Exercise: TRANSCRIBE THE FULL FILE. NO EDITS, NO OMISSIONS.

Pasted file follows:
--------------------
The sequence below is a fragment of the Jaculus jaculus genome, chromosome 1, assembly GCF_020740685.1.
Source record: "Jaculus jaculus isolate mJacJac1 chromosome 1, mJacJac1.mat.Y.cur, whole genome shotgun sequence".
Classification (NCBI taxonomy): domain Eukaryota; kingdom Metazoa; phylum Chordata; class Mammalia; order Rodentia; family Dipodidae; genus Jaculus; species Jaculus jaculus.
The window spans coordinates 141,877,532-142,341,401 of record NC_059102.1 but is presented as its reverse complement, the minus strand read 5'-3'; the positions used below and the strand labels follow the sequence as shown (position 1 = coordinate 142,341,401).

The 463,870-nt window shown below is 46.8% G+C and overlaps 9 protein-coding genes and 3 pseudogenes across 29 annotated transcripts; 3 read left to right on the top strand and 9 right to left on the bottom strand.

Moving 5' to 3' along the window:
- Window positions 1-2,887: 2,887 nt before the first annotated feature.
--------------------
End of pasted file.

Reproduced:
The sequence below is a fragment of the Jaculus jaculus genome, chromosome 1, assembly GCF_020740685.1.
Source record: "Jaculus jaculus isolate mJacJac1 chromosome 1, mJacJac1.mat.Y.cur, whole genome shotgun sequence".
Classification (NCBI taxonomy): domain Eukaryota; kingdom Metazoa; phylum Chordata; class Mammalia; order Rodentia; family Dipodidae; genus Jaculus; species Jaculus jaculus.
The window spans coordinates 141,877,532-142,341,401 of record NC_059102.1 but is presented as its reverse complement, the minus strand read 5'-3'; the positions used below and the strand labels follow the sequence as shown (position 1 = coordinate 142,341,401).

The 463,870-nt window shown below is 46.8% G+C and overlaps 9 protein-coding genes and 3 pseudogenes across 29 annotated transcripts; 3 read left to right on the top strand and 9 right to left on the bottom strand.

Moving 5' to 3' along the window:
- Window positions 1-2,887: 2,887 nt before the first annotated feature.